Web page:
A man in his mid-80s presented with bilateral posterior fracture dislocations of the humerus after suffering a seizure. He had Parskinson’s disease and lived with his wife at home. His left shoulder was not felt to be reconstructable. The initial treatment plan was to perform reverse total shoulder arthroplasty (rTSA) on the left and non-operatively reduce his right shoulder. A left rTSA was performed, but his right shoulder was unstable due to a glenoid fracture and soft tissue instability. In order to preserve the patient’s quality of life, a right rTSA was performed 4 days later. In the follow-up period, the patient was able to regain enough pain-free range of motion on activities of daily living. The patient died from complications of Parkinson’s disease 10 months postoperatively.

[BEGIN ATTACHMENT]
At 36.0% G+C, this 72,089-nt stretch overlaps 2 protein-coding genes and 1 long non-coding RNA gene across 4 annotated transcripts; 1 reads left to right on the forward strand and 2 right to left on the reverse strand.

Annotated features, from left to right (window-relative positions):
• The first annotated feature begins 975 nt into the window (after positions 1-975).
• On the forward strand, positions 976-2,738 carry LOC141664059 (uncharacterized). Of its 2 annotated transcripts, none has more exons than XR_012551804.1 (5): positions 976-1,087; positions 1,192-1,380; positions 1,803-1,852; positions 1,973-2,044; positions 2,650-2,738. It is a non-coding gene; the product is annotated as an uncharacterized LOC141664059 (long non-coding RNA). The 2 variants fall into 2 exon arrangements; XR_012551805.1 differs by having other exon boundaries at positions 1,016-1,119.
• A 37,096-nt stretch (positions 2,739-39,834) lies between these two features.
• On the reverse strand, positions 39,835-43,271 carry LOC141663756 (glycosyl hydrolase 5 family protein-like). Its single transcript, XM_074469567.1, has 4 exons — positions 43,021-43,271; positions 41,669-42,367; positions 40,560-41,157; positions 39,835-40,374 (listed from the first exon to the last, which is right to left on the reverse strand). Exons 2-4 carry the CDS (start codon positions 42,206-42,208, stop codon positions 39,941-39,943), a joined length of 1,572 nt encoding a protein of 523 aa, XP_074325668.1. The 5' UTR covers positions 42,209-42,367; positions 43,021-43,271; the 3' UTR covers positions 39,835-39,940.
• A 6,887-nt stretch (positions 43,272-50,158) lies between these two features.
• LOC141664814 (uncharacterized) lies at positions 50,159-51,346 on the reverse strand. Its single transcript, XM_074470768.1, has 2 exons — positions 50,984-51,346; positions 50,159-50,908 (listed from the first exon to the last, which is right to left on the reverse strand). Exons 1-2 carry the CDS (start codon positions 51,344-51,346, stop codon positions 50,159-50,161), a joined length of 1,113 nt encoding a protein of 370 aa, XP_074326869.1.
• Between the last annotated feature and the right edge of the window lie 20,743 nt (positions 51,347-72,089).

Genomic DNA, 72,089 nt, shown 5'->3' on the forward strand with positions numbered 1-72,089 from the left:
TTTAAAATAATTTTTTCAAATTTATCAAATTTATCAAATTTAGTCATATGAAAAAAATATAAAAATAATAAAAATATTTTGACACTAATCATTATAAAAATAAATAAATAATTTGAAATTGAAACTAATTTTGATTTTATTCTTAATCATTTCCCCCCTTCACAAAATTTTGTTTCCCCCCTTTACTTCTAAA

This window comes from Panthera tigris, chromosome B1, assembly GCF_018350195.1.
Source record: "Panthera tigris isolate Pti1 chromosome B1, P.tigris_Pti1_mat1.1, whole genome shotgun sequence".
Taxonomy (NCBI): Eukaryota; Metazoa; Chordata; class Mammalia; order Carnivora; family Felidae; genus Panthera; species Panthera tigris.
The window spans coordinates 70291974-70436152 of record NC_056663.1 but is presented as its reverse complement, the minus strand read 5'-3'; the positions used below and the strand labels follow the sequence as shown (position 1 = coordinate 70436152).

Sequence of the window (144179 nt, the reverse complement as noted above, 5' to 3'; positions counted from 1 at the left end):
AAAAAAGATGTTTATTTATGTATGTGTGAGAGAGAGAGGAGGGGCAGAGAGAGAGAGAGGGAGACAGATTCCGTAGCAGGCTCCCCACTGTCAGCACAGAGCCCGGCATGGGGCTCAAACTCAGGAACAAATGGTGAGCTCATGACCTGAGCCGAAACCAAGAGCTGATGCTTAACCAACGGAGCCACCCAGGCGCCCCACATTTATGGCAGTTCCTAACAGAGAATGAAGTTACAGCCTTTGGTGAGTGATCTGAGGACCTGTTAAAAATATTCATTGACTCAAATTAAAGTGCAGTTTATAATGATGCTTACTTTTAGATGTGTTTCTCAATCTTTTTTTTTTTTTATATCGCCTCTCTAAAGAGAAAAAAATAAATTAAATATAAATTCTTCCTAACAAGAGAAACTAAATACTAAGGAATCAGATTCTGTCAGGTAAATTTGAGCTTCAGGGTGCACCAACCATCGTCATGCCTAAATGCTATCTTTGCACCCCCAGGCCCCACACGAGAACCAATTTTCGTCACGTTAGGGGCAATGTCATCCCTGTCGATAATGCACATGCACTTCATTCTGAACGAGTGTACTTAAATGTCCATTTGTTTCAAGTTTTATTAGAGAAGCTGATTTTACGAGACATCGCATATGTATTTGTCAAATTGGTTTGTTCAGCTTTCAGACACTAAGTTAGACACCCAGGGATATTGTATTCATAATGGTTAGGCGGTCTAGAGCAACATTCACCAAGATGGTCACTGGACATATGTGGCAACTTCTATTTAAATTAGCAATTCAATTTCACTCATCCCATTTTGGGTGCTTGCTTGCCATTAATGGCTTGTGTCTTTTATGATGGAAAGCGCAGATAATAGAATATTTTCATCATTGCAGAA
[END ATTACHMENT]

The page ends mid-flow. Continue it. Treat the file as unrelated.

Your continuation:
- orthopaedic and trauma surgery
- shoulder instability
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